Three. Build your own internal frame from EMT (used for electrical conduit). You can buy the angle kits and then just cut the EMT to fit your tent. This photo shows one for a 12'x14' wall tent. I added an extra rafter because it's often used in areas where we get a lot of heavy wet snow and it handles the load better than just one rafter in the middle. Also, this photo shows the easiest way to set up and tear down the tent and frame. You put the frame together but without the legs for the wall on one side. The frame will be much lower so you can pull the canvas tent over the top from the low side.
(Hint: After you set up the frame the first time. Get a couple cans of spray paint and paint the connections so that they are colored coated for easier assembly)


Trapper
 

JasonG

Active Member
#20
Yea I used to be a commercial electrician. I know all about emt and bending with it. I did the rear portion of my raft frame with it. I also used to do auto upholstery so making the canvas tent canopy wouldn't be an issue. But as I am getting older I am finding out that time time is money. Certain things I don't mind making but something like this I will just buy the real deal one time and one time only. Ill buy the angle pieces and canvas and sbuy 10' sections of emt and cut them to size
Ibew local #46?
 

Vladimir Steblina

Retired Forester...now fishing instead of working
#21
Nice picture......but as a professional Forester.

That tree next to the fire ring can significantly shorten your life.

Looks like there are several others that make your wall tent a target rich environment.

I am just paranoid....I camp with other Foresters and once during a wind storm I was sleeping soundly.....so they left the tent trailer underneath the cottonwoods and crawled into the boat. They didn't want to wake me!!!


 

Trapper

Author, Writer, Photographer
#22
That tree next to the fire ring can significantly shorten your life.

Looks like there are several others that make your wall tent a target rich environment.
You are absolutely right! I have refused to return to this camp until all those "widow makers" are turned into firewood. When the wind started howling I kept thinking "is today the day?"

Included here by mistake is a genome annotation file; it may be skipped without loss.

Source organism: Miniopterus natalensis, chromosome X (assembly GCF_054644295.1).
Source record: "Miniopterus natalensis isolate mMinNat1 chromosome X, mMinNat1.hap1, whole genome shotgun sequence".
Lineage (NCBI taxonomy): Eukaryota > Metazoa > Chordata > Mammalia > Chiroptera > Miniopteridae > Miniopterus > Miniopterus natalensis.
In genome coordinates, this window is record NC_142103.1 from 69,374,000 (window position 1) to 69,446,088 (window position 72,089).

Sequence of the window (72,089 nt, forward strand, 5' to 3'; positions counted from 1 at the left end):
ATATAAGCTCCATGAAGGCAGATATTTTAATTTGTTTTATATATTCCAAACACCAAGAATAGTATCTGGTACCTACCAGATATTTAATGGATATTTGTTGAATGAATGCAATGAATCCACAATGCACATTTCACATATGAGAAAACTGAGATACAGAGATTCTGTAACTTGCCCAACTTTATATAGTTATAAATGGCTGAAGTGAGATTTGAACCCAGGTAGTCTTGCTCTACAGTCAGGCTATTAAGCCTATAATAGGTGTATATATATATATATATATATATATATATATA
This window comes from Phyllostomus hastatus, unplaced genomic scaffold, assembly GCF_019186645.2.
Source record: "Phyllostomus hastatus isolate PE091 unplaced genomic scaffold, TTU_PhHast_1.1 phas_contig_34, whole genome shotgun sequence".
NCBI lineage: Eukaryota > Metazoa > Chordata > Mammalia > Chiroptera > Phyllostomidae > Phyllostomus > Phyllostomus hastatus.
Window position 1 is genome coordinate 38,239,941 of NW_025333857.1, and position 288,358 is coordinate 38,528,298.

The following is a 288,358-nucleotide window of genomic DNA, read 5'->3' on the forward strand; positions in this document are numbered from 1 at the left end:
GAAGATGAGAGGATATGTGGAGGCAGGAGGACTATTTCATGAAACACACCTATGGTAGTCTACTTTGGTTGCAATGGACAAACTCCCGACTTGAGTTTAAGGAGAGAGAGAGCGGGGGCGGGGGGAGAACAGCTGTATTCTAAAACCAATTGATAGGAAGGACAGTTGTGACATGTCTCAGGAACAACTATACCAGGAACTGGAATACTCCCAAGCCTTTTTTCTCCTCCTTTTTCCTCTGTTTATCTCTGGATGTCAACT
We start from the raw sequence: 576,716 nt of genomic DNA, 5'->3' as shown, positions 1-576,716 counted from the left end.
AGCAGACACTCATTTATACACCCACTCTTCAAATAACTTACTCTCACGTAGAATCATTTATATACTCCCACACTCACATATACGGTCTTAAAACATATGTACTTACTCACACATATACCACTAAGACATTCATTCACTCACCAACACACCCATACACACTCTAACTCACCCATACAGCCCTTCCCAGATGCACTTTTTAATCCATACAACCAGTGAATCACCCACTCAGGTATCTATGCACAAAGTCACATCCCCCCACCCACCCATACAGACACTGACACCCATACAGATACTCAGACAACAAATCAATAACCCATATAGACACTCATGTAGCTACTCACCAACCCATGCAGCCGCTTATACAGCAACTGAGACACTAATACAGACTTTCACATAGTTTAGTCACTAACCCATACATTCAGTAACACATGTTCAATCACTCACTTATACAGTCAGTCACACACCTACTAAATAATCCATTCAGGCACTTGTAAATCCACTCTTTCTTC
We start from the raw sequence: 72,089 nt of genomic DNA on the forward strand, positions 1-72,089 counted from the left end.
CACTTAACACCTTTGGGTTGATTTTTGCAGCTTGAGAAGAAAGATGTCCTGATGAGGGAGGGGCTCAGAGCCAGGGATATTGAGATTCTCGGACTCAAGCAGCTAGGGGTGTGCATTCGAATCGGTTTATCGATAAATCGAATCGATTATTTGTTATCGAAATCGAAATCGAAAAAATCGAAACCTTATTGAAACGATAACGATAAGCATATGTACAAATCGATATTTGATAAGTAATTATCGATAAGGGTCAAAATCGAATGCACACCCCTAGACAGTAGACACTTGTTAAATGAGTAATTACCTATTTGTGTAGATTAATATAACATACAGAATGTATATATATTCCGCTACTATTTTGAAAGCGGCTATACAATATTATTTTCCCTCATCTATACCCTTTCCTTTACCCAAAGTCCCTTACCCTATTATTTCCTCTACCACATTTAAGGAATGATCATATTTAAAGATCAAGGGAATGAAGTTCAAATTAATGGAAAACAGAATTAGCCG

Good job of pointing those things out, Vladimir.

Trapper
 
#27
If you are going to the Puyallup show, talk to the guy at Bravo tents. They might a nice tent and he will answer any questions. There is even a seminar on extreme weather tent camping.
 

Ray

Active Member
#28
If you want to purchase something at a sportsman show, always do so on the last day. They are always more apt to negotiate on the last day because they don't want to pack that inventory back home.
 
#29
Went and checked out the tents at the show for a future buy. At one of them the guy was a complete asshole. I didnt even talk about the cost or anything and he treated me like I didnt have money. The second was seemed way overpriced. Didnt talk to him because he was busy talking with a customer for like 20 min. I have a feeling this guy will lower his price though quite a bit buy Sunday. I was impressed with both tents though.


What do you guys prefer. Stove jack out the side or top? Side to me seems like it might be better.
 

Trapper

Author, Writer, Photographer
#30
What do you guys prefer. Stove jack out the side or top? Side to me seems like it might be better.
I've done it both ways and now prefer the top for these reasons.
-- there will always be some tiny embers coming out the chimney. The greater distance from the top of the chimney to the ground gives them more time to go out.
-- I stack extra firewood behind my stove to dry it and also to provide a platform for drying boots, socks, gloves, etc. A side jack eliminates that space in the wall tent.

Trapper